Improved electricity access barely increases emissions

Improving household electricity access in India over the last 30 years accounts for only a small portion of the country’s total carbon emissions growth during that time, shows a new study from the International Institute for Applied Systems Analysis (IIASA).

The study, recently published in the journal Nature Climate Change, makes an important contribution to the on-going debate on the potential conflict between climate and development.

While increased energy access is widely agreed to be an important goal for development efforts, such as the UN Sustainable Energy for All Initiative, the climate impacts of increased access to electricity have been unclear. The new study is the first to examine the impact of electricity access on carbon dioxide emissions using two sources of retrospective data.

IIASA researcher Shonali Pachauri used India as a case study, but said that the country is at a similar stage to many other developing countries in terms of rapidly increasing energy access. “So we believe that these findings will be applicable on a broad scale to other developing countries.”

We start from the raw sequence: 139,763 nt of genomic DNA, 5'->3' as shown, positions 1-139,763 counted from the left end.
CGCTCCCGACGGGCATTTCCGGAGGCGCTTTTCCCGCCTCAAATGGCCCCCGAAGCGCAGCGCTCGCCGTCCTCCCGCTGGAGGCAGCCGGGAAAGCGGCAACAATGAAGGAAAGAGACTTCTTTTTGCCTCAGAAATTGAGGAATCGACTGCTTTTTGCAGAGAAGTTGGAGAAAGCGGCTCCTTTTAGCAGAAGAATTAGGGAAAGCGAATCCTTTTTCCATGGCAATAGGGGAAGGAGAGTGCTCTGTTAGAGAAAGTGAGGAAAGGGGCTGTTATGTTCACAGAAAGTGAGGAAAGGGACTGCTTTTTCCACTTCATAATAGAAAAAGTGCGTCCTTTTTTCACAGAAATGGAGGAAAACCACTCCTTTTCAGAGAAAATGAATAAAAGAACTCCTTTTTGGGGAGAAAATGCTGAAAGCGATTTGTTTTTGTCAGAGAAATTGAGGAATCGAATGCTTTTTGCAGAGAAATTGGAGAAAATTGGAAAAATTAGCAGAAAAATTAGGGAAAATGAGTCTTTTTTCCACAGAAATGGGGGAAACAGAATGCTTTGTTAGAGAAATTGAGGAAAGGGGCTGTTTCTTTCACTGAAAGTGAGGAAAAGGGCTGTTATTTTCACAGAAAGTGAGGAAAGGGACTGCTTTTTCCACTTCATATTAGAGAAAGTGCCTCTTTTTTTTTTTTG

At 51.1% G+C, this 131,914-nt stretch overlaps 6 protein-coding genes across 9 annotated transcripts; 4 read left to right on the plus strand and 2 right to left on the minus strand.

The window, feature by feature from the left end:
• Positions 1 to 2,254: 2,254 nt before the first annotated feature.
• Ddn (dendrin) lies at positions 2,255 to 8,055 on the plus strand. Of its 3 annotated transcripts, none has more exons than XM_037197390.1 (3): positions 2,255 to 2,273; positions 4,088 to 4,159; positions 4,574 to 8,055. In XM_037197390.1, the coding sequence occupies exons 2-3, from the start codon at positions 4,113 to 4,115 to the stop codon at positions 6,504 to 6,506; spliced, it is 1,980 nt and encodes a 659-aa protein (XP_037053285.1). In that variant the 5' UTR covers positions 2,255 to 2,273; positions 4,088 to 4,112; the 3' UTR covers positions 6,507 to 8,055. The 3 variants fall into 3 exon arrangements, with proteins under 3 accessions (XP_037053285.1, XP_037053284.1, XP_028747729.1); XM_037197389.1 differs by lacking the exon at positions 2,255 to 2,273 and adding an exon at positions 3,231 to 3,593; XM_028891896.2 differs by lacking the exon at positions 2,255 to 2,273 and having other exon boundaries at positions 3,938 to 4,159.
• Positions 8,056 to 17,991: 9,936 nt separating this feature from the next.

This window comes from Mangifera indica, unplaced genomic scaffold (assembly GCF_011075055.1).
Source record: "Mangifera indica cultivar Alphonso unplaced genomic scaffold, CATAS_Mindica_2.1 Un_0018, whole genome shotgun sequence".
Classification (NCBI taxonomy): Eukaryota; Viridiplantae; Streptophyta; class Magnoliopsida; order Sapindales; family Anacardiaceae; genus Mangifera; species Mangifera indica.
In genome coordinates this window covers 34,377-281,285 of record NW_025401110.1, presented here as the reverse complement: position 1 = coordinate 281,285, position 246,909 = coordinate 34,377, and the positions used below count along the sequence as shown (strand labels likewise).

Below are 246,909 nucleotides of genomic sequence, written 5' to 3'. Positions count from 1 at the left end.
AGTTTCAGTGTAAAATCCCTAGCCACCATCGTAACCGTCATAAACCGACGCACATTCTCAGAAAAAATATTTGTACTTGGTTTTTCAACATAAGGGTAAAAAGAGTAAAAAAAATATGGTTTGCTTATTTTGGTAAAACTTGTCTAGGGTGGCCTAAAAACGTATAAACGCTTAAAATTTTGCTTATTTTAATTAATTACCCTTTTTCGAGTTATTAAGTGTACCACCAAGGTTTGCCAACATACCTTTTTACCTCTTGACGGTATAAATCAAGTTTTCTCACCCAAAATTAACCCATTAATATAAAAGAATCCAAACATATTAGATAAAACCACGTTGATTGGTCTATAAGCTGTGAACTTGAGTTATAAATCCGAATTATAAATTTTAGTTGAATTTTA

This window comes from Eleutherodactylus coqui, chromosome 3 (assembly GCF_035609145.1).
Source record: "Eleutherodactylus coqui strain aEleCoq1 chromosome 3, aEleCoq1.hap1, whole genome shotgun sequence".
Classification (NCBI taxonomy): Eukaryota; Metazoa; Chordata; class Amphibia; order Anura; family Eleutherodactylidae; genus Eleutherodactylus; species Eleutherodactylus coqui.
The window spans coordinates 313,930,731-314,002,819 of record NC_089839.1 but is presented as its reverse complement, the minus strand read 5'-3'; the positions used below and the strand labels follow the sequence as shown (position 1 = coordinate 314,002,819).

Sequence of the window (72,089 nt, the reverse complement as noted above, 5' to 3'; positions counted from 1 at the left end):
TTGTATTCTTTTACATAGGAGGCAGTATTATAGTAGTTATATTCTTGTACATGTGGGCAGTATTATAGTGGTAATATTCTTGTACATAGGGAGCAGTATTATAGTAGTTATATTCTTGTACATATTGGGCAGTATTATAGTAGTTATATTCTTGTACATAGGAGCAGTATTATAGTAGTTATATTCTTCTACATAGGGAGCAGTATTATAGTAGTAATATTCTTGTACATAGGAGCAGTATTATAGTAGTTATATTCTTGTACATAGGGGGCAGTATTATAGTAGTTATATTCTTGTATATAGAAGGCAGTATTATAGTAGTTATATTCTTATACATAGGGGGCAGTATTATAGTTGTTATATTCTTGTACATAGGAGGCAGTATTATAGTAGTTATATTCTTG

Her study found that improved electricity access in India from 1981 to 2011 accounted for approximately 50 million tonnes of carbon dioxide, or only a 3-4 per cent of the rise in total national CO2 emissions. However, since electrification also tends to lead to increased wealth and participation in the economy, it can also lead to additional increases in emissions from indirect energy use through consumption. Taking these factors into account, Pachauri found that household electricity use would account 11 to 25 per cent of emissions growth in the country.

“This study shows that the climate impacts of expanding access are in fact very small,” says Pachauri, who conducted the study. However, she adds, expanding low-carbon energy technologies in developing countries would bring many co-benefits beyond climate mitigation and should be encouraged. “Low-carbon energy sources bring improved health, efficiency, and can also bring benefits to the economy and employment.”

 

Photo credit: Engineering for Change, flickr/Creative Commons

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